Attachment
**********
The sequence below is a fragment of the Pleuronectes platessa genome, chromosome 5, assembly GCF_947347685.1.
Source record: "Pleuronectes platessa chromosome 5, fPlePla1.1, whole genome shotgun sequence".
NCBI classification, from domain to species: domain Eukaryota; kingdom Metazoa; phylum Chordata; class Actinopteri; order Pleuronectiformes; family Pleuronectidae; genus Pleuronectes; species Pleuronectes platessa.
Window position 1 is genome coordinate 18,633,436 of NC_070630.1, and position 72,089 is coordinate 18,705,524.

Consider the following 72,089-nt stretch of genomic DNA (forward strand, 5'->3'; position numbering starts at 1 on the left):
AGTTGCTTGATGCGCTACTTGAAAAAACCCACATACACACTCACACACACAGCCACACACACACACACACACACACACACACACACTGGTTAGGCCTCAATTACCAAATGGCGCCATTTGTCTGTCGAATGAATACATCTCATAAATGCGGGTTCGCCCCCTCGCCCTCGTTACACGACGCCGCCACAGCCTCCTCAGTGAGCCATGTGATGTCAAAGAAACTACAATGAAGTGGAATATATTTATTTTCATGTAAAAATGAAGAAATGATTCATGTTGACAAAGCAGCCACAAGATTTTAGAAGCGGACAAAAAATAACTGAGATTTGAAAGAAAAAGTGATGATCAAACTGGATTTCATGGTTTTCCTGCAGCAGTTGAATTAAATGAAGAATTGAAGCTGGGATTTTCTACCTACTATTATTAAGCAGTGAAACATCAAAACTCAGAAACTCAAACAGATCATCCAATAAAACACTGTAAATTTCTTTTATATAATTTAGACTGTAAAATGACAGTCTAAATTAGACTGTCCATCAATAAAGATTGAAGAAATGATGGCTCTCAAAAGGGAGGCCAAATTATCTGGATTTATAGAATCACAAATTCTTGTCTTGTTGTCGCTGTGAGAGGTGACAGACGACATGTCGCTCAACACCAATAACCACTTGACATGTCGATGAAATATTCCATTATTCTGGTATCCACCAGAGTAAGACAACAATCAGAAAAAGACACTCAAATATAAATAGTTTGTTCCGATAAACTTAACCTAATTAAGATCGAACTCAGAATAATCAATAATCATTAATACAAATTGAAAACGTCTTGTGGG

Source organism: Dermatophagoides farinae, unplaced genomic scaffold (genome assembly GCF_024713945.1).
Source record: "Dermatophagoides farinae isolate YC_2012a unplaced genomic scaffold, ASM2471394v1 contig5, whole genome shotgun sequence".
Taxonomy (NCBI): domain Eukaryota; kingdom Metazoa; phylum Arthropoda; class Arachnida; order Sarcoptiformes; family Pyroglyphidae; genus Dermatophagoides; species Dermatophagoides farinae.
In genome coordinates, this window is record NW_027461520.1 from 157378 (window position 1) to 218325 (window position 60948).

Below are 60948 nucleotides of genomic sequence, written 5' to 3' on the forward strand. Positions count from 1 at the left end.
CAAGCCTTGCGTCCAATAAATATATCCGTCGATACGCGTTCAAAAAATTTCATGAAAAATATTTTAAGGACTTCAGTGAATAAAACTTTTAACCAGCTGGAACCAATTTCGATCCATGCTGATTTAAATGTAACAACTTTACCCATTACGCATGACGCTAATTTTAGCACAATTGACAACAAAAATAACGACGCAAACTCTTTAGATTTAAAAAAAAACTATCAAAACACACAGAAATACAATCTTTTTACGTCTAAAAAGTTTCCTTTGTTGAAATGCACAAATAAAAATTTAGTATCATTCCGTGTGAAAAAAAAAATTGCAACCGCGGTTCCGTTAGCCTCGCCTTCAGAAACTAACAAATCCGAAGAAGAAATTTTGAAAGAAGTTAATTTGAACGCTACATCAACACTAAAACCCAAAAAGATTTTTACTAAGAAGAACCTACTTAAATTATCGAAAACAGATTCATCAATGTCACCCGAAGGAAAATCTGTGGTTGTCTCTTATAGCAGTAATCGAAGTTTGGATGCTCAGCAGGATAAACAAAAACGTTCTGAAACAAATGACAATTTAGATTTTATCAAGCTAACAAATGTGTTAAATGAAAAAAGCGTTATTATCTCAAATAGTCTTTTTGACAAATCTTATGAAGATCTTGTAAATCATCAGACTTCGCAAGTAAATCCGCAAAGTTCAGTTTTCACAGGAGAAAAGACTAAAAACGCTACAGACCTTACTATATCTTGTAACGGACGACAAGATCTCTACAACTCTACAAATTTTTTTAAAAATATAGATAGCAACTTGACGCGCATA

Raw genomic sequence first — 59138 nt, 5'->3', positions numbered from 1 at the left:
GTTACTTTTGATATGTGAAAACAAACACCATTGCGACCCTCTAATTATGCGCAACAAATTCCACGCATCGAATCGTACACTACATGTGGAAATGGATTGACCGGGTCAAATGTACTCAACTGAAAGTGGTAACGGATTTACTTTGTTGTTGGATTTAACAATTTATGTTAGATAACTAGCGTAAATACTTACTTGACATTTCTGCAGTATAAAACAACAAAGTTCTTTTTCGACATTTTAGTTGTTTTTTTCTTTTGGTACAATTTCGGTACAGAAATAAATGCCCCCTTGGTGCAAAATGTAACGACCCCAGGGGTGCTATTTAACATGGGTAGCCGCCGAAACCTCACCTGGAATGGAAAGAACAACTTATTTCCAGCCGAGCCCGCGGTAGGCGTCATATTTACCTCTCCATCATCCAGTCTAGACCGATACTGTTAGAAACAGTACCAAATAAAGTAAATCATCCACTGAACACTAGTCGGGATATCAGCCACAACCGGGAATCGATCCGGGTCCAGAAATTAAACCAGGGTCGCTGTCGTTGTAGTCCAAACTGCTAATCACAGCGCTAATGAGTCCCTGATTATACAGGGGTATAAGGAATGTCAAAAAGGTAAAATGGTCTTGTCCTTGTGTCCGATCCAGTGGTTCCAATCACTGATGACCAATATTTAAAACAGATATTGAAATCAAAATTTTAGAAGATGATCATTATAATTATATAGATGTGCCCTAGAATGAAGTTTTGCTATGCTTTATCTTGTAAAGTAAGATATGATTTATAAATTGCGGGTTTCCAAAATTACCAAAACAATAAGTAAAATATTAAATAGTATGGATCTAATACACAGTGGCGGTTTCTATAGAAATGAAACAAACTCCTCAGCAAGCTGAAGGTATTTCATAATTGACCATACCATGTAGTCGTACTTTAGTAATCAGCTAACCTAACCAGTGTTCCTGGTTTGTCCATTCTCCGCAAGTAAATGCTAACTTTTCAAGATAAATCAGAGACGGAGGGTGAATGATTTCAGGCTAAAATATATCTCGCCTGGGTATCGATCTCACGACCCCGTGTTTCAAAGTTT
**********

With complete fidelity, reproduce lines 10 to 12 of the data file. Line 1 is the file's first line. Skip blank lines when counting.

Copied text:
In genome coordinates, this window is record NW_027461520.1 from 157378 (window position 1) to 218325 (window position 60948).

Below are 60948 nucleotides of genomic sequence, written 5' to 3' on the forward strand. Positions count from 1 at the left end.
CAAGCCTTGCGTCCAATAAATATATCCGTCGATACGCGTTCAAAAAATTTCATGAAAAATATTTTAAGGACTTCAGTGAATAAAACTTTTAACCAGCTGGAACCAATTTCGATCCATGCTGATTTAAATGTAACAACTTTACCCATTACGCATGACGCTAATTTTAGCACAATTGACAACAAAAATAACGACGCAAACTCTTTAGATTTAAAAAAAAACTATCAAAACACACAGAAATACAATCTTTTTACGTCTAAAAAGTTTCCTTTGTTGAAATGCACAAATAAAAATTTAGTATCATTCCGTGTGAAAAAAAAAATTGCAACCGCGGTTCCGTTAGCCTCGCCTTCAGAAACTAACAAATCCGAAGAAGAAATTTTGAAAGAAGTTAATTTGAACGCTACATCAACACTAAAACCCAAAAAGATTTTTACTAAGAAGAACCTACTTAAATTATCGAAAACAGATTCATCAATGTCACCCGAAGGAAAATCTGTGGTTGTCTCTTATAGCAGTAATCGAAGTTTGGATGCTCAGCAGGATAAACAAAAACGTTCTGAAACAAATGACAATTTAGATTTTATCAAGCTAACAAATGTGTTAAATGAAAAAAGCGTTATTATCTCAAATAGTCTTTTTGACAAATCTTATGAAGATCTTGTAAATCATCAGACTTCGCAAGTAAATCCGCAAAGTTCAGTTTTCACAGGAGAAAAGACTAAAAACGCTACAGACCTTACTATATCTTGTAACGGACGACAAGATCTCTACAACTCTACAAATTTTTTTAAAAATATAGATAGCAACTTGACGCGCATA